There has been some buzz lately surrounding a newsletter sent using taxpayer money by Rep. Michele Bachmann to an address in Colorado. Under House franking rules, members of Congress may not use taxpayer money to send a mass communication outside of their district – which is exactly what happened here.
The Star Tribune reached out to the House committee that oversees franking, whose spokesman Kyle Anderson said that this letter could be grounds for a complaint alleging a violation of House franking rules.
But is this an attempt by Bachmann’s office to use public money to garner support outside of her own district? It doesn’t look like it.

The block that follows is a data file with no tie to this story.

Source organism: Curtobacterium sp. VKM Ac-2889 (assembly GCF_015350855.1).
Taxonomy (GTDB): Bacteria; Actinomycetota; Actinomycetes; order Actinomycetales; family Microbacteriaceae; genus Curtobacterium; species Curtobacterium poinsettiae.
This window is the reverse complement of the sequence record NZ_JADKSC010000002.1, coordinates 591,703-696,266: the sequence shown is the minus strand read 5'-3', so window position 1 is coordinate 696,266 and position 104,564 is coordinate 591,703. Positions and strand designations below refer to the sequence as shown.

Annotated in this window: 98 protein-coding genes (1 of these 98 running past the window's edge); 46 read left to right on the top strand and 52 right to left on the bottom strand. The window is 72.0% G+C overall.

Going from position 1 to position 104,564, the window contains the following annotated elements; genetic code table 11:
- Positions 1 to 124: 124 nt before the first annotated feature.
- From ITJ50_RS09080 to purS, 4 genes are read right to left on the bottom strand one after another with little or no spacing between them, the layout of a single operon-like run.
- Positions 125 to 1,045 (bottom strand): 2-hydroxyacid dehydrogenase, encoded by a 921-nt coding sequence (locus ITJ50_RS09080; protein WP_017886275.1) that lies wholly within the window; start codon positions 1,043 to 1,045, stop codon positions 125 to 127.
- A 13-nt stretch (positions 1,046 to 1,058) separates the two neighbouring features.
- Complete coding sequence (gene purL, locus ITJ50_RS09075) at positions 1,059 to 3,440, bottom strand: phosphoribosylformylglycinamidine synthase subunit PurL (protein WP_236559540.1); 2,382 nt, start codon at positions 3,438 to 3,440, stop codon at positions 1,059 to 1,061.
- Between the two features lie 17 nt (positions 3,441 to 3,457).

We contacted her office and they spoke to the third-party company that assists with their mass mailings, Aristotle. The company responded with a formal and rather technical letter (below) explaining that it was their error and that people who had changed their address were accidentally not removed from the mailing list.
The intended recipient of the letter moved to Colorado from Stillwater about a year ago, said her fiancee Matt Schmoeckel.
“The contract which your office has with Aristotle is only for constituents of Minnesota’s Sixth Congressional district, in keeping with Franking rules which indicate that mass mail should only be sent to your constituents,” wrote Aristotle president Dean Aristotle Phillips. “We accept responsibility for the omission of the date from this field and expect that it should be limited to this instance.”
Photo of mailer from spaceman7 on Flikr.